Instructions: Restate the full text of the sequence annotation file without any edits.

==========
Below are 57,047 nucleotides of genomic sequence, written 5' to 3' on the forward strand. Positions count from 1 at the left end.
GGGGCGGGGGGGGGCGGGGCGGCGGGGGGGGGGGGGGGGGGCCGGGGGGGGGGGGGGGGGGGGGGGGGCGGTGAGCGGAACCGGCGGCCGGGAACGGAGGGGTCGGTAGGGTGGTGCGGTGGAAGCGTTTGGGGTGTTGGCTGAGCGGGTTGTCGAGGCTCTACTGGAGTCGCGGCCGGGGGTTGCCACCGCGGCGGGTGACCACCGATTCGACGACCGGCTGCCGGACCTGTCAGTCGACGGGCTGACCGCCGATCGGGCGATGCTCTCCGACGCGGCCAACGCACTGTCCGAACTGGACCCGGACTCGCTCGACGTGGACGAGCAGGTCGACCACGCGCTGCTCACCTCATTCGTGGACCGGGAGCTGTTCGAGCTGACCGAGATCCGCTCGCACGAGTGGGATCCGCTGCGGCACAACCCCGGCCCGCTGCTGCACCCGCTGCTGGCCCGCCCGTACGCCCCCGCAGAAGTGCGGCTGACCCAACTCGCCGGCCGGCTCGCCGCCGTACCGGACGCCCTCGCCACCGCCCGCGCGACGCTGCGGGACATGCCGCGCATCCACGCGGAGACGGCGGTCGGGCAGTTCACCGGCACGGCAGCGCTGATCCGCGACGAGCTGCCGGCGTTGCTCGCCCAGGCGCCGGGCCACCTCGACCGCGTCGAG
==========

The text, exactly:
Below are 57,047 nucleotides of genomic sequence, written 5' to 3' on the forward strand. Positions count from 1 at the left end.
GGGGCGGGGGGGGGCGGGGCGGCGGGGGGGGGGGGGGGGGGCCGGGGGGGGGGGGGGGGGGGGGGGGGCGGTGAGCGGAACCGGCGGCCGGGAACGGAGGGGTCGGTAGGGTGGTGCGGTGGAAGCGTTTGGGGTGTTGGCTGAGCGGGTTGTCGAGGCTCTACTGGAGTCGCGGCCGGGGGTTGCCACCGCGGCGGGTGACCACCGATTCGACGACCGGCTGCCGGACCTGTCAGTCGACGGGCTGACCGCCGATCGGGCGATGCTCTCCGACGCGGCCAACGCACTGTCCGAACTGGACCCGGACTCGCTCGACGTGGACGAGCAGGTCGACCACGCGCTGCTCACCTCATTCGTGGACCGGGAGCTGTTCGAGCTGACCGAGATCCGCTCGCACGAGTGGGATCCGCTGCGGCACAACCCCGGCCCGCTGCTGCACCCGCTGCTGGCCCGCCCGTACGCCCCCGCAGAAGTGCGGCTGACCCAACTCGCCGGCCGGCTCGCCGCCGTACCGGACGCCCTCGCCACCGCCCGCGCGACGCTGCGGGACATGCCGCGCATCCACGCGGAGACGGCGGTCGGGCAGTTCACCGGCACGGCAGCGCTGATCCGCGACGAGCTGCCGGCGTTGCTCGCCCAGGCGCCGGGCCACCTCGACCGCGTCGAG